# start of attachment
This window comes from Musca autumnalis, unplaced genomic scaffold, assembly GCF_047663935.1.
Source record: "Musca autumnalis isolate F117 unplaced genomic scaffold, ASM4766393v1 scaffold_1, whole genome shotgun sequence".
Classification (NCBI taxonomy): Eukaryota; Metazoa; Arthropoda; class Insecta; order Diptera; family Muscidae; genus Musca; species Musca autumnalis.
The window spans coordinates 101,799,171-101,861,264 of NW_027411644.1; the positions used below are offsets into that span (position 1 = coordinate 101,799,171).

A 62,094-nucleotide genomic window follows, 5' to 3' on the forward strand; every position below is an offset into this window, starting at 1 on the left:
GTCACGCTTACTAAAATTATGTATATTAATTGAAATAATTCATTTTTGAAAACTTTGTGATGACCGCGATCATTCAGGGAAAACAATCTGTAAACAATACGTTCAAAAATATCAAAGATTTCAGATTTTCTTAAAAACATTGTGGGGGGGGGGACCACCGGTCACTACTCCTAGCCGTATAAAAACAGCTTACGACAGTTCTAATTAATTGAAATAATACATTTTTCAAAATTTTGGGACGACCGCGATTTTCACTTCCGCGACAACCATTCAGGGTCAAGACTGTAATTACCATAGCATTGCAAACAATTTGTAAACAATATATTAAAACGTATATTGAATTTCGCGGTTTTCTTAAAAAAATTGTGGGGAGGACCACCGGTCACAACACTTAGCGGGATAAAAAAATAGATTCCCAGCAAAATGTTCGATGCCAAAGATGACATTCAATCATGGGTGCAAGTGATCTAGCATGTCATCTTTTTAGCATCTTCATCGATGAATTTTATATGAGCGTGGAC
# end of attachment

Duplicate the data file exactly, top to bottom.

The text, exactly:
This window comes from Musca autumnalis, unplaced genomic scaffold, assembly GCF_047663935.1.
Source record: "Musca autumnalis isolate F117 unplaced genomic scaffold, ASM4766393v1 scaffold_1, whole genome shotgun sequence".
Classification (NCBI taxonomy): Eukaryota; Metazoa; Arthropoda; class Insecta; order Diptera; family Muscidae; genus Musca; species Musca autumnalis.
The window spans coordinates 101,799,171-101,861,264 of NW_027411644.1; the positions used below are offsets into that span (position 1 = coordinate 101,799,171).

A 62,094-nucleotide genomic window follows, 5' to 3' on the forward strand; every position below is an offset into this window, starting at 1 on the left:
GTCACGCTTACTAAAATTATGTATATTAATTGAAATAATTCATTTTTGAAAACTTTGTGATGACCGCGATCATTCAGGGAAAACAATCTGTAAACAATACGTTCAAAAATATCAAAGATTTCAGATTTTCTTAAAAACATTGTGGGGGGGGGGACCACCGGTCACTACTCCTAGCCGTATAAAAACAGCTTACGACAGTTCTAATTAATTGAAATAATACATTTTTCAAAATTTTGGGACGACCGCGATTTTCACTTCCGCGACAACCATTCAGGGTCAAGACTGTAATTACCATAGCATTGCAAACAATTTGTAAACAATATATTAAAACGTATATTGAATTTCGCGGTTTTCTTAAAAAAATTGTGGGGAGGACCACCGGTCACAACACTTAGCGGGATAAAAAAATAGATTCCCAGCAAAATGTTCGATGCCAAAGATGACATTCAATCATGGGTGCAAGTGATCTAGCATGTCATCTTTTTAGCATCTTCATCGATGAATTTTATATGAGCGTGGAC